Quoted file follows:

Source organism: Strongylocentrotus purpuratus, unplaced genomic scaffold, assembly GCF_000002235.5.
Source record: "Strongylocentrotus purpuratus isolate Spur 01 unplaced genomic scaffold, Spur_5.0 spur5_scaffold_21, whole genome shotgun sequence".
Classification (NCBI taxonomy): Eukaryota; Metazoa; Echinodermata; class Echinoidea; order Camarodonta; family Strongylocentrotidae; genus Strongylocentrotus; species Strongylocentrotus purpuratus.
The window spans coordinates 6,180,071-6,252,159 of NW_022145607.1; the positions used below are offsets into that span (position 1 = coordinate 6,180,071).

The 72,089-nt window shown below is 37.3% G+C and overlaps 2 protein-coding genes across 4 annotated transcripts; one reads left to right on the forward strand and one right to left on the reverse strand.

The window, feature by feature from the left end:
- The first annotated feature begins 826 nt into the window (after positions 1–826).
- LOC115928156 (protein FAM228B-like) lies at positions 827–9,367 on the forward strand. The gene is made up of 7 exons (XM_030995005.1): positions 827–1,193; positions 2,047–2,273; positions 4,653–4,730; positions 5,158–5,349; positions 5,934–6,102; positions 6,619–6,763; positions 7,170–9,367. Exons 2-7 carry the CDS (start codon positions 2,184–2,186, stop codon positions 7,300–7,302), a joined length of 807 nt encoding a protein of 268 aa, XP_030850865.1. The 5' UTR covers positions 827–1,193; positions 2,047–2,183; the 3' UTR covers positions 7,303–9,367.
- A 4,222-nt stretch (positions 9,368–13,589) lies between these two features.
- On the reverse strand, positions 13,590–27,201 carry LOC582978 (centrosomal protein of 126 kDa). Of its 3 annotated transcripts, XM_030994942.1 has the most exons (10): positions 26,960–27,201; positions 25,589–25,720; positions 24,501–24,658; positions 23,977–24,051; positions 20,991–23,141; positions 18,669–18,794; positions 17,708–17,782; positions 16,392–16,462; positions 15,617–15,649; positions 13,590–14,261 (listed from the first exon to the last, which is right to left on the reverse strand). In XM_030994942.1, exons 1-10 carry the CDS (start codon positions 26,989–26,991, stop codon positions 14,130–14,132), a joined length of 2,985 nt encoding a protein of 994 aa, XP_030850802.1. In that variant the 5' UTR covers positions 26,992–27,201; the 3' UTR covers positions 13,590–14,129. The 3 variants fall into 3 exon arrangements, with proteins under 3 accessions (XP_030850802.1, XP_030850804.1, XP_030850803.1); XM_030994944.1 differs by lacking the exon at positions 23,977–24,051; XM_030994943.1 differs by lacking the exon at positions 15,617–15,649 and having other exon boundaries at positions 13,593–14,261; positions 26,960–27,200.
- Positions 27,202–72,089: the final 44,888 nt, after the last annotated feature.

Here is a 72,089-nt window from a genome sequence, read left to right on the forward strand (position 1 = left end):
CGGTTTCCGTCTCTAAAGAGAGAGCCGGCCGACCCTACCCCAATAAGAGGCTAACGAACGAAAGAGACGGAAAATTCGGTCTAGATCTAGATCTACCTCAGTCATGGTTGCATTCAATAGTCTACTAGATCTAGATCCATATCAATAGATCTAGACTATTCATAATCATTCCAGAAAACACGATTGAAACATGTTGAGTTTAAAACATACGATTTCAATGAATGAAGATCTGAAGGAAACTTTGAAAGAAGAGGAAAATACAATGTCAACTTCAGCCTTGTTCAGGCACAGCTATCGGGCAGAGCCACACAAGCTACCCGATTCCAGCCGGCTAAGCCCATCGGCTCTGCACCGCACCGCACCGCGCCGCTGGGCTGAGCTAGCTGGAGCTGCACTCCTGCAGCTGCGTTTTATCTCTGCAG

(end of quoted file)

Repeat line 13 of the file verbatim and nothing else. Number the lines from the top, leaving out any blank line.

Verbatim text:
CGGTTTCCGTCTCTAAAGAGAGAGCCGGCCGACCCTACCCCAATAAGAGGCTAACGAACGAAAGAGACGGAAAATTCGGTCTAGATCTAGATCTACCTCAGTCATGGTTGCATTCAATAGTCTACTAGATCTAGATCCATATCAATAGATCTAGACTATTCATAATCATTCCAGAAAACACGATTGAAACATGTTGAGTTTAAAACATACGATTTCAATGAATGAAGATCTGAAGGAAACTTTGAAAGAAGAGGAAAATACAATGTCAACTTCAGCCTTGTTCAGGCACAGCTATCGGGCAGAGCCACACAAGCTACCCGATTCCAGCCGGCTAAGCCCATCGGCTCTGCACCGCACCGCACCGCGCCGCTGGGCTGAGCTAGCTGGAGCTGCACTCCTGCAGCTGCGTTTTATCTCTGCAG